The association of CAC with risk score was analyzed using binary logistic regression, with the presence of any amount of CAC as the outcome and the predictor variables of sex, age at CAC assessment, and PDAY risk score computed from the modifiable risk factors. The amount of CAC was analyzed by ordinal logistic regression.24,25 The association between CAC category and quartile of PDAY risk score at year 0 was assessed using the Goodman and Kruskal γ statistic.25
Tracking was measured by the extent to which individuals in the lowest or highest quartiles for the PDAY risk score at year 0 remained in the same quartiles at year 15. The year 0 and year 15 PDAY risk scores computed from the modifiable risk factors were divided into examination-specific approximate quartiles for each sex group and race/ethnicity. The examination-specific quartiles were cross-tabulated to determine the percentage of those in a given quartile at year 0 who were in each quartile at year 15. If no tracking occurred, those in the highest (or lowest) quartile at year 0 were expected to be evenly distributed across quartiles at year 15. Quartiles are only approximately 25% of the sample. Heavy ties among PDAY risk scores precluded quartiles from having equal sample sizes.
Based on their PDAY risk score computed from modifiable risk factors, participants were classified into low-risk, intermediate-risk, and high-risk groups. The cutoff points were selected so that the low-risk and high-risk groups would have at least the lowest and highest 25% of the year 0 PDAY risk scores, respectively. Within each of these 3 groups, participants were categorized into approximate thirds of the 15-year change (year 15 minus year 0) in the PDAY risk score to examine the effect of changing the modifiable risk factors. A revised PDAY risk score included points for family history of cardiovascular disease and increased the points for the sex differential. Points for family history were determined by dividing the logistic regression coefficient for family history by the coefficient for the PDAY risk score and by rounding to the nearest integer. The points for sex were determined in a similar manner.
To validate the allocation of risk score points among sex, age at the time of risk factor measurement, modifiable risk factors, and family history, we computed c statistics24 (equivalent to area under the receiver operating characteristic curve) to assess discrimination (ie, the ability to separate individuals with and without CAC); statistical significance among receiver operating characteristic curves at each visit was assessed.26 At years 5, 10, and 15, the CARDIA study included participants older than 34 years. For these examinations, the age at the time of risk factor measurement was included as a predictor in the logistic regression model along with the PDAY risk score computed from the other risk factors.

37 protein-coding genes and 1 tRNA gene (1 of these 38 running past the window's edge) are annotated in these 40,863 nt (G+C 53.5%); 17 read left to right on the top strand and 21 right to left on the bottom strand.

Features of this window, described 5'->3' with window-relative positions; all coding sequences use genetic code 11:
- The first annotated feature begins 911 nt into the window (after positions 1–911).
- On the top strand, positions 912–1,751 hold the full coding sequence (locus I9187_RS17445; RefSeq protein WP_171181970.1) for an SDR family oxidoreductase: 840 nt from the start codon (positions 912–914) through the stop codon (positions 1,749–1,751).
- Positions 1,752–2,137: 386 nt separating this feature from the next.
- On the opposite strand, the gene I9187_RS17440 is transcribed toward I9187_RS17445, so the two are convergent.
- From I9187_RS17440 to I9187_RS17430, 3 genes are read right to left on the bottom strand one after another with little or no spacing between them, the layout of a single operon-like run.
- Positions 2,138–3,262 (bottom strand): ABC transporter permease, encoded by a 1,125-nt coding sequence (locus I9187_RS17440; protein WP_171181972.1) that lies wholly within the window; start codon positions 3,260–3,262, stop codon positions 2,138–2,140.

Table 2 gives descriptive statistics for the CARDIA cohort at each examination. For comparison between PDAY and Framingham risk scores, the age term was excluded. Over the 4 examinations, smoking frequency decreased, body mass index increased, non-HDL cholesterol levels trended upward, HDL cholesterol levels declined between years 5 and 10, prevalence of hypertension increased, prevalence of diabetes mellitus increased at year 10, and prevalence of positive family history increased through year 10. Year 15 CAC scores greater than 0 occurred in 201 (14.8%) of 1358 men and in 80 (5.0%) of 1609 women; the mean, median, minimum, and maximum CAC scores greater than 0 were 81.8, 21.8, 0.8, and 3520.5, respectively.
Table 3 gives the odds ratios (ORs) for the presence of any amount of CAC at year 15 and for the amount of CAC for a 1-point increase in PDAY risk scores computed from the modifiable risk factors at each of the 4 examinations, adjusted for sex and age at measurement of CAC. All ORs were significantly different from 1.00. Accounting for the amount of CAC increased the ORs at each examination by 0.01 compared with the ORs for the presence of CAC. Table 4 gives the relationship between the amount of CAC and the PDAY risk score computed from modifiable risk factors; this relationship was positive and significant (γ = 0.51 [95% confidence interval, 0.43-0.58]). Of those with CAC scores greater than 100, 33 (71.7%) of 46 had PDAY risk scores of at least 3.
As summarized in Table 5, the PDAY risk score tracked well. About 50% (minimum 37% and maximum 57%) of young people in the first or fourth quartile of risk at year 0 remained within that quartile at year 15.